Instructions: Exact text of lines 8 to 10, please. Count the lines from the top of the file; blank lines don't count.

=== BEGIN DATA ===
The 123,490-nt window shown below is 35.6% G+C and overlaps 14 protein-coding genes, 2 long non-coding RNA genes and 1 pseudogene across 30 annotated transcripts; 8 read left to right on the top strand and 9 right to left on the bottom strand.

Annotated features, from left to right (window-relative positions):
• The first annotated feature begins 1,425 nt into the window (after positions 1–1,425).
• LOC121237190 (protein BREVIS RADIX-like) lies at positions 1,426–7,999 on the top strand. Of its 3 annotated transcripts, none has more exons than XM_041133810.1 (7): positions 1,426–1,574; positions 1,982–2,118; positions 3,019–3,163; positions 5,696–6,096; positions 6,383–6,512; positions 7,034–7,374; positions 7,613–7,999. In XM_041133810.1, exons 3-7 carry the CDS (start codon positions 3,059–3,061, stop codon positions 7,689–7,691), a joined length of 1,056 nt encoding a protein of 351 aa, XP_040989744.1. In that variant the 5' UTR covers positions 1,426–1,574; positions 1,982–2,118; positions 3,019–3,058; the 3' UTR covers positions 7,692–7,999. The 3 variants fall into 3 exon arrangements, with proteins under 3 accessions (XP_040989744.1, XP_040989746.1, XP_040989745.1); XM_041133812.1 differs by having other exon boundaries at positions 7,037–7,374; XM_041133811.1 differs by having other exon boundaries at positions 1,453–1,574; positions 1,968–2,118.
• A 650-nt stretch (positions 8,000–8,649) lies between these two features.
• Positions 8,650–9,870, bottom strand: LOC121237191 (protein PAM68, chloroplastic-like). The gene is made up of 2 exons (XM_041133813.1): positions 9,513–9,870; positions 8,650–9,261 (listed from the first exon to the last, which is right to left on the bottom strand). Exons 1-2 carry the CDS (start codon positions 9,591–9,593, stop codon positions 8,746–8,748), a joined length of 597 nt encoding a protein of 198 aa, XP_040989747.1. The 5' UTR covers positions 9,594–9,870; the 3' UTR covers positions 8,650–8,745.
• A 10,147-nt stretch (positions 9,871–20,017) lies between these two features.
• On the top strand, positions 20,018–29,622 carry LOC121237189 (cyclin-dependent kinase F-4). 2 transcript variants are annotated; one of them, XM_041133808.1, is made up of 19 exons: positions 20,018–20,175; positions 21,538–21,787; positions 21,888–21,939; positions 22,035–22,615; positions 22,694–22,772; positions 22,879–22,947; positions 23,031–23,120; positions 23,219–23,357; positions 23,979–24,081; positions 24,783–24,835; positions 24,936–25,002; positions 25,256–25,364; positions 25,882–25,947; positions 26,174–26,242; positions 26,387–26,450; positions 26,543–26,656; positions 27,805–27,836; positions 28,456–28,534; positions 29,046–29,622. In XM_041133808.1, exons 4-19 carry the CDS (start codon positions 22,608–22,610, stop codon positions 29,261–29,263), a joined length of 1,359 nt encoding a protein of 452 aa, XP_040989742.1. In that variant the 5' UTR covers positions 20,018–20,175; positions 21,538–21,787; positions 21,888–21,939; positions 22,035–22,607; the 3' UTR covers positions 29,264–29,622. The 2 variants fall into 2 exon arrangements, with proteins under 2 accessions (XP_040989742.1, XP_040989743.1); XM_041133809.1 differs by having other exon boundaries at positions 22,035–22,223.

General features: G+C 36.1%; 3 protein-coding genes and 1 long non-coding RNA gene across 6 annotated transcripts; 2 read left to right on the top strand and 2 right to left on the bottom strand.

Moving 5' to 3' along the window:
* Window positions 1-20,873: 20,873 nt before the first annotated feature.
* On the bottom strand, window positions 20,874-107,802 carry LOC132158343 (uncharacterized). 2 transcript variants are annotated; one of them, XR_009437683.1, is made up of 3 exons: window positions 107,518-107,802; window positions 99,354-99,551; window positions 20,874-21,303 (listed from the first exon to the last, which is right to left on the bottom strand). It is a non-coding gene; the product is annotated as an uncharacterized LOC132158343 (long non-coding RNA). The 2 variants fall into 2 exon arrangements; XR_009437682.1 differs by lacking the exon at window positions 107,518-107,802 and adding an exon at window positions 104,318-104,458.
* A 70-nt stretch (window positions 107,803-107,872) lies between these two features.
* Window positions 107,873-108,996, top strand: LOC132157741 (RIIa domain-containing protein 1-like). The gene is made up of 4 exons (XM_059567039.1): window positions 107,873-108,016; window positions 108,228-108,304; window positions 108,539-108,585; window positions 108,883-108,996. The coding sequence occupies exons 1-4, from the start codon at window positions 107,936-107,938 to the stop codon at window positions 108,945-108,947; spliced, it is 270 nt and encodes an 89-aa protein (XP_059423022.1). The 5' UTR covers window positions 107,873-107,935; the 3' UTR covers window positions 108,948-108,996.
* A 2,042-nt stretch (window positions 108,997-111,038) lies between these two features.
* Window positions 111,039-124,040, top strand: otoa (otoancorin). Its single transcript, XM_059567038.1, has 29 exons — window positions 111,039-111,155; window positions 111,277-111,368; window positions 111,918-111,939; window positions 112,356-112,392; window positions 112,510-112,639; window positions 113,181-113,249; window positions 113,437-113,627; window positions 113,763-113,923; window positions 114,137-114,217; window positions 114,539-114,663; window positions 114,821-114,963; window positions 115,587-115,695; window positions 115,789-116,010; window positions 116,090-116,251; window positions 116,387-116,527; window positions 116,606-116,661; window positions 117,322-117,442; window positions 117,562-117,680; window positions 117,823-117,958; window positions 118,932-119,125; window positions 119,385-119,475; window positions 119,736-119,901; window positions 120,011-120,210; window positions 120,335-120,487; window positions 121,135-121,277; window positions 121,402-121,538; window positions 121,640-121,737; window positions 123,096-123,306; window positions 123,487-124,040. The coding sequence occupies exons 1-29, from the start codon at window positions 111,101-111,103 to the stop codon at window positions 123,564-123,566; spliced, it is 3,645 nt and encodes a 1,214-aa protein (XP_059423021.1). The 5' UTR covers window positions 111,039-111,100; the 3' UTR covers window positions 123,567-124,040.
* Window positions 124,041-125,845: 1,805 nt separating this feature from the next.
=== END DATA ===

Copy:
• On the top strand, positions 20,018–29,622 carry LOC121237189 (cyclin-dependent kinase F-4). 2 transcript variants are annotated; one of them, XM_041133808.1, is made up of 19 exons: positions 20,018–20,175; positions 21,538–21,787; positions 21,888–21,939; positions 22,035–22,615; positions 22,694–22,772; positions 22,879–22,947; positions 23,031–23,120; positions 23,219–23,357; positions 23,979–24,081; positions 24,783–24,835; positions 24,936–25,002; positions 25,256–25,364; positions 25,882–25,947; positions 26,174–26,242; positions 26,387–26,450; positions 26,543–26,656; positions 27,805–27,836; positions 28,456–28,534; positions 29,046–29,622. In XM_041133808.1, exons 4-19 carry the CDS (start codon positions 22,608–22,610, stop codon positions 29,261–29,263), a joined length of 1,359 nt encoding a protein of 452 aa, XP_040989742.1. In that variant the 5' UTR covers positions 20,018–20,175; positions 21,538–21,787; positions 21,888–21,939; positions 22,035–22,607; the 3' UTR covers positions 29,264–29,622. The 2 variants fall into 2 exon arrangements, with proteins under 2 accessions (XP_040989742.1, XP_040989743.1); XM_041133809.1 differs by having other exon boundaries at positions 22,035–22,223.

General features: G+C 36.1%; 3 protein-coding genes and 1 long non-coding RNA gene across 6 annotated transcripts; 2 read left to right on the top strand and 2 right to left on the bottom strand.

Moving 5' to 3' along the window: